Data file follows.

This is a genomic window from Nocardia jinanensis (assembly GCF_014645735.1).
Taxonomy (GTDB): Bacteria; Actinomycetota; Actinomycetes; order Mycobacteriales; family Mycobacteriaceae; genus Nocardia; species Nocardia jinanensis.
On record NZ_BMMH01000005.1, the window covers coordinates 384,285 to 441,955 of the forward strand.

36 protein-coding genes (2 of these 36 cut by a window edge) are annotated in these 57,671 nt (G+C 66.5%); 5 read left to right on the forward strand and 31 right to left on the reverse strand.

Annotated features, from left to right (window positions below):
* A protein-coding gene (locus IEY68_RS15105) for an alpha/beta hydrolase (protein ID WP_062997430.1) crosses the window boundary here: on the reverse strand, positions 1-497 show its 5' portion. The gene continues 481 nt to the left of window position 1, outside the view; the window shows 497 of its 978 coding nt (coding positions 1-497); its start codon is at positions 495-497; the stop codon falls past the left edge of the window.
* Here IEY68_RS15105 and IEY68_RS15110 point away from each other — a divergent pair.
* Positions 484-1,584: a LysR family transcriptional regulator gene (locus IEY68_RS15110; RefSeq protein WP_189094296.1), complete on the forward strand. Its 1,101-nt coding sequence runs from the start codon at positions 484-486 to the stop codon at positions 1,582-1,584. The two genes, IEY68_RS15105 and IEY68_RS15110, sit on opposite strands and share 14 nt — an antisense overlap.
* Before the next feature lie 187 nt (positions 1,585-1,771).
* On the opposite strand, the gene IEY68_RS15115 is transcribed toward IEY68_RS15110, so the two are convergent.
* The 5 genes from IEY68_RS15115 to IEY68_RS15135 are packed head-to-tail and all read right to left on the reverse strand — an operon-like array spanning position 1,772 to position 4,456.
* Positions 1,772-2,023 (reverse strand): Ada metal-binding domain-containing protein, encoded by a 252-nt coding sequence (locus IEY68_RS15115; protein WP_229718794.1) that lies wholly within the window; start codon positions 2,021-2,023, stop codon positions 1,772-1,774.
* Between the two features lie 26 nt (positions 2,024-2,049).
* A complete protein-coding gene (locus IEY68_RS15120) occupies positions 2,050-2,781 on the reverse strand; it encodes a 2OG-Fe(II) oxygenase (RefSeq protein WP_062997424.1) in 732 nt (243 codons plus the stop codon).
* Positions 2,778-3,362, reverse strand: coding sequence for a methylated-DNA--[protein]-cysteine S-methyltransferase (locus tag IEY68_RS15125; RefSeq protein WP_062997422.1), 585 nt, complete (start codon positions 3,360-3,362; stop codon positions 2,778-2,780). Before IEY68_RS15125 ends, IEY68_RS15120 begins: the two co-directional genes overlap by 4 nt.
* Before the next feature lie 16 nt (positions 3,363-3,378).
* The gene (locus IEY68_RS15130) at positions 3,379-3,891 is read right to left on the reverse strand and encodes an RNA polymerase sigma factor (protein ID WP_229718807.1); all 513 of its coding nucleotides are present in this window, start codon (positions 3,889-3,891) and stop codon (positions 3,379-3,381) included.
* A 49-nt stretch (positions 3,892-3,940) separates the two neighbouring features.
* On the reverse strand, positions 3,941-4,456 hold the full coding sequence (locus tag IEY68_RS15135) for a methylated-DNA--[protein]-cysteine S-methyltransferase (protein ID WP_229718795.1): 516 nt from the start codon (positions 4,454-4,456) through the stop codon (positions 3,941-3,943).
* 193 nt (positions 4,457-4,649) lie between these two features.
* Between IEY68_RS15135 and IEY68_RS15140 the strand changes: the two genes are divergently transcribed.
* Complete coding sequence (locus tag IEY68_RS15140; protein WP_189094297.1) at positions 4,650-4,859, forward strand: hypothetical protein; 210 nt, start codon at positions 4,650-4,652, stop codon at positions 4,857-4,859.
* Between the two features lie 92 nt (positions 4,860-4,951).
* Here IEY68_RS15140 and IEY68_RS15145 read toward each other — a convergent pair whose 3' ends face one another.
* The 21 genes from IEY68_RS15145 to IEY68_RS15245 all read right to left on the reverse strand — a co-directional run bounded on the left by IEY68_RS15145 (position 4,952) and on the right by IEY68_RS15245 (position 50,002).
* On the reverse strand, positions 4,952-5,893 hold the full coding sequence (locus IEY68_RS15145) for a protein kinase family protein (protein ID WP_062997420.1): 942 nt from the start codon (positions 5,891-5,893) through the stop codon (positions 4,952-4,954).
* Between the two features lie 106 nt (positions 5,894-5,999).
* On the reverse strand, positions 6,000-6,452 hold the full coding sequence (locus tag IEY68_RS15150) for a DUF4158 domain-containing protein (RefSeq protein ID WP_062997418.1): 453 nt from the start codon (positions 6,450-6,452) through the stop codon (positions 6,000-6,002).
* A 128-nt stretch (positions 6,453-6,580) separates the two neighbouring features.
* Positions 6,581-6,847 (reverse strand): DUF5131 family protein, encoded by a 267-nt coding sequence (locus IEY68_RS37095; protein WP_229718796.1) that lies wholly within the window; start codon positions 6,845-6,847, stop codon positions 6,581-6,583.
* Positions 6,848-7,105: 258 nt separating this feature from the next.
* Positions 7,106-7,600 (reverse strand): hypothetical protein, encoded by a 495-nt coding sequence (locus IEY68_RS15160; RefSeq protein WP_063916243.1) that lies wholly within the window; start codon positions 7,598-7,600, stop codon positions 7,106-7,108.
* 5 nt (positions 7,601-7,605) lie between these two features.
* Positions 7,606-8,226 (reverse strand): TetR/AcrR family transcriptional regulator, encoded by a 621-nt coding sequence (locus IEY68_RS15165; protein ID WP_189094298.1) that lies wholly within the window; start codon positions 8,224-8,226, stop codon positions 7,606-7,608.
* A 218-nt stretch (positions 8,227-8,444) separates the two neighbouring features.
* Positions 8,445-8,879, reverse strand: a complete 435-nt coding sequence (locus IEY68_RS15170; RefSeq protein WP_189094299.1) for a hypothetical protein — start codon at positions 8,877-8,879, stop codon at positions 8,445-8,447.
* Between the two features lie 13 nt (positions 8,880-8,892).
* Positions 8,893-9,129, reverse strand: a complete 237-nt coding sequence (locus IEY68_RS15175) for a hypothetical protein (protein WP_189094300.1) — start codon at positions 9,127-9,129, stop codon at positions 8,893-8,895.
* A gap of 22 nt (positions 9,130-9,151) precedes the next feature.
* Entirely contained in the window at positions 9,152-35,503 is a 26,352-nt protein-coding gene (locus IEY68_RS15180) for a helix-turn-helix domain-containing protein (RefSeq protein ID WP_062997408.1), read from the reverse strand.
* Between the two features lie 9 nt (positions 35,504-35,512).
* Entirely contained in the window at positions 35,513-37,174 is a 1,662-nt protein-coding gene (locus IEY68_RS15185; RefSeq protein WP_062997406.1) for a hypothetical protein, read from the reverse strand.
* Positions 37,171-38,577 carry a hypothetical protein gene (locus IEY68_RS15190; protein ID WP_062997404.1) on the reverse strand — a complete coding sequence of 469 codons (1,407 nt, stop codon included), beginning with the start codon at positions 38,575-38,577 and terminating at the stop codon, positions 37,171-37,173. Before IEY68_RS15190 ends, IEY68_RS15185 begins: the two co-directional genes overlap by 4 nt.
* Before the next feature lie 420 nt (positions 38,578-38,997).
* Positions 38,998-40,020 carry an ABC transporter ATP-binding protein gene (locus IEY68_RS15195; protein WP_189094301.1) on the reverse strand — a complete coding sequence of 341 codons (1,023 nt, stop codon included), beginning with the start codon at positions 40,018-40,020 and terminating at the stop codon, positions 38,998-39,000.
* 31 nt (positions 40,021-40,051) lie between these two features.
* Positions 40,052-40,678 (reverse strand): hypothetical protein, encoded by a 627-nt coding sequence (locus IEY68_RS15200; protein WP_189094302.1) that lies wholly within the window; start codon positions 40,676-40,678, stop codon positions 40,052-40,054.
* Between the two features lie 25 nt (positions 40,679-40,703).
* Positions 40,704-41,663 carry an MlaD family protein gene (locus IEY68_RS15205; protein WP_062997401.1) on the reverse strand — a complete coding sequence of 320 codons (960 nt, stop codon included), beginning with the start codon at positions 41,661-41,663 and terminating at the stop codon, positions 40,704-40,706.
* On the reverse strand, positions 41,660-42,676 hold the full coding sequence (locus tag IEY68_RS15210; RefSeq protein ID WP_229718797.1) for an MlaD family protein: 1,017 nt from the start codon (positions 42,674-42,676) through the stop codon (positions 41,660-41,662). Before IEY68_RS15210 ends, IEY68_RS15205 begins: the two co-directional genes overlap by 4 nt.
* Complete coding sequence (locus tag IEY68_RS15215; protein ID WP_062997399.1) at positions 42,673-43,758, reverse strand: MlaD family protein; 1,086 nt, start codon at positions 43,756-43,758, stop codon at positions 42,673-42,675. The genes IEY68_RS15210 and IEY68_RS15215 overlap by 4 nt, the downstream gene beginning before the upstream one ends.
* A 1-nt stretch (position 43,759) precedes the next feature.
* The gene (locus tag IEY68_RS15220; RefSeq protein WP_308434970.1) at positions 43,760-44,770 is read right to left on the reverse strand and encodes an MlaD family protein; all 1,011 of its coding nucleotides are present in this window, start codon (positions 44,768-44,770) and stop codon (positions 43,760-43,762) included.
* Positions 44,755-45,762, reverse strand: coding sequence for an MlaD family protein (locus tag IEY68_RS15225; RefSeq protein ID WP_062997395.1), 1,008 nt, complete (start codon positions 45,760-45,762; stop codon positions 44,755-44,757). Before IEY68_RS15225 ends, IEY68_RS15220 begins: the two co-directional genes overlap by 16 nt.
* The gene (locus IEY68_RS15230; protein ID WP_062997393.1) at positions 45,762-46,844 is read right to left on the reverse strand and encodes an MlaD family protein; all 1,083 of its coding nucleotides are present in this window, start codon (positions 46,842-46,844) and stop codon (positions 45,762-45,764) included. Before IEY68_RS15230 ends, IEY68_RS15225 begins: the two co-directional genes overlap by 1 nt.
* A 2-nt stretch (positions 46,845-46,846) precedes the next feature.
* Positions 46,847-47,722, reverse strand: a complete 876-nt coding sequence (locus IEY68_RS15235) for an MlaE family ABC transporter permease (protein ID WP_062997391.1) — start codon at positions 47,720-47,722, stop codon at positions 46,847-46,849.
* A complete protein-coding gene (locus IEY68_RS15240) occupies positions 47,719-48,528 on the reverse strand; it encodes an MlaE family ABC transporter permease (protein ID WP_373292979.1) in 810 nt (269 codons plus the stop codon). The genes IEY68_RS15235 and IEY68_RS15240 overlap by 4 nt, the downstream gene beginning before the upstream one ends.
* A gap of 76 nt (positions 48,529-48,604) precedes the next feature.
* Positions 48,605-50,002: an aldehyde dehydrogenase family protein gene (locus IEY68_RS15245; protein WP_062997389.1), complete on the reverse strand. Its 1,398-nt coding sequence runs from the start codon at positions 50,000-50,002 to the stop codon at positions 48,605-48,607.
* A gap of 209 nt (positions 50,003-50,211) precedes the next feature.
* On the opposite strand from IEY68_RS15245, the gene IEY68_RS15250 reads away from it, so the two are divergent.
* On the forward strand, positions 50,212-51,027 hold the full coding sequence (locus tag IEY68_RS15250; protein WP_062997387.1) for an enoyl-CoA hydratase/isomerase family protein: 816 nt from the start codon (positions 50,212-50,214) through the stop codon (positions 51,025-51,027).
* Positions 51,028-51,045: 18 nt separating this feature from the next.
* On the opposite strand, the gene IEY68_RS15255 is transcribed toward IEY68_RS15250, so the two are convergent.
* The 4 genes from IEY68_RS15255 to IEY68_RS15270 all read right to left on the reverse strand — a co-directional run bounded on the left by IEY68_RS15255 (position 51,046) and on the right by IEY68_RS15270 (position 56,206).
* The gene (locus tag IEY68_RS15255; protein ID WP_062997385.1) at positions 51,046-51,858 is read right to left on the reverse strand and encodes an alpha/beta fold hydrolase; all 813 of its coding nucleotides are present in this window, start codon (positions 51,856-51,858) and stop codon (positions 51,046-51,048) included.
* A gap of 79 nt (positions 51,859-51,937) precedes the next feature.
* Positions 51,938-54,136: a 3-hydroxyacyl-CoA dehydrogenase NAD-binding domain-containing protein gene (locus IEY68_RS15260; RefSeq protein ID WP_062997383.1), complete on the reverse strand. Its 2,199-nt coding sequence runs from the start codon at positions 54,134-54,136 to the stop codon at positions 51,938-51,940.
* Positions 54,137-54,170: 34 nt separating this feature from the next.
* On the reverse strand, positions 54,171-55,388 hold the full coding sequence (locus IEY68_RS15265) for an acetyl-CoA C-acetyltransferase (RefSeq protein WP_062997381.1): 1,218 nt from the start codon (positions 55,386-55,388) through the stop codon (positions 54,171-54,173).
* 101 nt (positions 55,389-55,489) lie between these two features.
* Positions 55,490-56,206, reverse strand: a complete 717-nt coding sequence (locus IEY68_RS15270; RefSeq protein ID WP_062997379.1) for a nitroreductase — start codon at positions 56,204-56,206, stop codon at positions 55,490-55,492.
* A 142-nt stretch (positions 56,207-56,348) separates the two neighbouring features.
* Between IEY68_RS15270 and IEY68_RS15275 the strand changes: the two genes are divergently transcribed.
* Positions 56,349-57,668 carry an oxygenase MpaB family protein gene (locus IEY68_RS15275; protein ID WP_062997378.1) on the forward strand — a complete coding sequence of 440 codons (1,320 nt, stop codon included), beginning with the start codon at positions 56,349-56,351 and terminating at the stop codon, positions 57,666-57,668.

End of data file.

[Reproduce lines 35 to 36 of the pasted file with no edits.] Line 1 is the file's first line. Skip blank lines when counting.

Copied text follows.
* A 218-nt stretch (positions 8,227-8,444) separates the two neighbouring features.
* Positions 8,445-8,879, reverse strand: a complete 435-nt coding sequence (locus IEY68_RS15170; RefSeq protein WP_189094299.1) for a hypothetical protein — start codon at positions 8,877-8,879, stop codon at positions 8,445-8,447.